Preston Tucker was not an automotive engineer by trade, though few would argue that he possessed the ability to comprehend and advise on technical matters. With a background that included everything from automotive sales through race car and even armored car design (with partner Harry Miller), it was almost inevitable that Tucker would someday turn his attention towards constructing a production automobile that carried his own name.
Instead of just two headlights, the Tucker boasted three, including outboard lights designed to turn with the steering wheel, what we would call “adaptive headlights” today. Underneath, the proposed Tucker design rode on a four-wheel independent suspension with disc brakes at all four corners, while inside it pioneered safety advances like a padded dash, front and rear seat belts and a windshield designed to pop out in a crash.
During the car’s design and early promotion, it was referred to as the Tucker Torpedo, though Tucker himself quickly changed the name to the Tucker 48 to avoid reminding potential buyers of the Second World War. John Eddie Offutt, a mechanic who had previously worked with Tucker and his racing car partner, Harry Miller, on assembling cars for the Indianapolis 500, signed on to assist Alex Tremulis with production of the initial prototype. First revealed via design sketches in late 1946, Tucker began promotion of his revolutionary automobile in March of 1947 with a series of full-page ads in national newspapers, calling the Model 48, “the car you’ve been waiting for.” Follow-up ads would list the innovative proposed features of the Tucker 48, something that would later come back to haunt Tucker in his battle with the Securities and Exchange Commission (SEC).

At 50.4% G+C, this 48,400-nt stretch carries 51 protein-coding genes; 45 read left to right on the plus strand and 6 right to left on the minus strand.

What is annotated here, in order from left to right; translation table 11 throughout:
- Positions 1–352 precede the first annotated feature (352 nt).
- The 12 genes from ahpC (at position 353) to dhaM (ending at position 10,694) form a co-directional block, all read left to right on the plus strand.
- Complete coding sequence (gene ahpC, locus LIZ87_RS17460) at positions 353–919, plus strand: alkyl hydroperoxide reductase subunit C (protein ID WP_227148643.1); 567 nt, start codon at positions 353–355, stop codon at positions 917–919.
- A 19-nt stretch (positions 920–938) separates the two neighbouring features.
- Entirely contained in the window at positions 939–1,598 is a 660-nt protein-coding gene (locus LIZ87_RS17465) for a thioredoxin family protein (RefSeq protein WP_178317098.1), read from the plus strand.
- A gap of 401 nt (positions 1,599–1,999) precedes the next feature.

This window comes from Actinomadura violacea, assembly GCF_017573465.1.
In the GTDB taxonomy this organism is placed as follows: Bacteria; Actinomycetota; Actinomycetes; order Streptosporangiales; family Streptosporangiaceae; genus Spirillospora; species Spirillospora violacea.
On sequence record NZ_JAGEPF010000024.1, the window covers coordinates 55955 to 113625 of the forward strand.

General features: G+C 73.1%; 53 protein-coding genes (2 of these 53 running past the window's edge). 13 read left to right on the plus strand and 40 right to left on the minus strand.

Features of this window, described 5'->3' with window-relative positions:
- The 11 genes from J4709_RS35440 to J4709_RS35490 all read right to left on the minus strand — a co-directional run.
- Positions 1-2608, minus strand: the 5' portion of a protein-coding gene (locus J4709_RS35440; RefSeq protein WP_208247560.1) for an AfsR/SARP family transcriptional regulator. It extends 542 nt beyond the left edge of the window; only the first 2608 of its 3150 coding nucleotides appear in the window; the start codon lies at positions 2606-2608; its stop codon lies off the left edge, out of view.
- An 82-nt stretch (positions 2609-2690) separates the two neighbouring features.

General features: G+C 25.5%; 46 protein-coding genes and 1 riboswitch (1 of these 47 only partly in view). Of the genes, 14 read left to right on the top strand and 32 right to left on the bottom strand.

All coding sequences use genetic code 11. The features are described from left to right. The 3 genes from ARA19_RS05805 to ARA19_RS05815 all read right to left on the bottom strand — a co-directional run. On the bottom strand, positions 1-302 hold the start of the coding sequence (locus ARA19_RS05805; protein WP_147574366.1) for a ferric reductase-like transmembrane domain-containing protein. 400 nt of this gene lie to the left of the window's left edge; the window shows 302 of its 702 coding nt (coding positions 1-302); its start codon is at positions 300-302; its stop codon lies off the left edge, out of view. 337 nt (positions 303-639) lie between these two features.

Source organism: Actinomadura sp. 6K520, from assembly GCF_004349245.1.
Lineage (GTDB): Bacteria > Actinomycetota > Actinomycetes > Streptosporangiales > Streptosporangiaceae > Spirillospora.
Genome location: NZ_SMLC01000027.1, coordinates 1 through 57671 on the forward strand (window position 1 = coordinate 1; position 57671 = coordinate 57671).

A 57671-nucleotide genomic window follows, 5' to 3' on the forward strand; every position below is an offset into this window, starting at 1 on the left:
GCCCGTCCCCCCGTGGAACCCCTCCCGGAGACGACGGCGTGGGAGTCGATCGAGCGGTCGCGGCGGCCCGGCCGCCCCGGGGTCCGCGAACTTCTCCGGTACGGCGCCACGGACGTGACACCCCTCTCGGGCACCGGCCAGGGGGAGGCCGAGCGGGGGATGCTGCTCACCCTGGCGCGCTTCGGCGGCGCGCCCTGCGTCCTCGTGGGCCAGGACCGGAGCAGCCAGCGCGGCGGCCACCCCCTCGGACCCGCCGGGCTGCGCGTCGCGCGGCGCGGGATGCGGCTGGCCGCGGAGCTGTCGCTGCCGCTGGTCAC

The original coupe design was dropped for the initial Tucker concept, replaced by a sedan body penned by Alex Tremulis (with design elements from J. Gordon Lippincott) that would become known as the “Tin Goose.” Revealed to an eager public on June 19, 1947, at Tucker’s massive Chicago plant, the prototype impressed many of the 3,000 people reported to be in attendance.
It also became clear that the breakthrough designs called for in early ads couldn’t be implemented, at least not at the car’s projected selling price of $2,450. The Ben Parsons-designed flat-six engine was proving troublesome, so the decision was made to fit production models with a 345-cu.in. Franklin six-cylinder engine, manufactured by Air Cooled Motors (which Tucker would soon purchase to reduce supply costs) and intended for use in aircraft. As delivered, the engine was modified from its original air-cooled design to water-cooled, and its output was rated at 166 horsepower and 372 pound-feet of torque. Tucker abandoned the complex torque converter design, instead opting for more conventional Cord pre-selector manual transmissions, and a fastback sedan body style (also penned by Tremulis) with conventional seating for six was chosen for the final design.
Production models did away with seat belts (because Tucker Corporation vice president Fred Rockelman felt they sent a message that the car was unsafe), four-wheel disc brakes and swiveling outboard headlamps, too, mostly in the name of cost savings. The three-headlamp setup remained, however, and the design was changed so that the central headlamp turned with the front wheels. Because volume production had yet to start, each of the cars produced to date (51, counting the Tin Goose prototype, though only about 35 had been finished by the time production ended, and about 58 bodies in total were built) exhibited a few differences from the car that preceded it, leading some to consider all Tuckers as prototypes.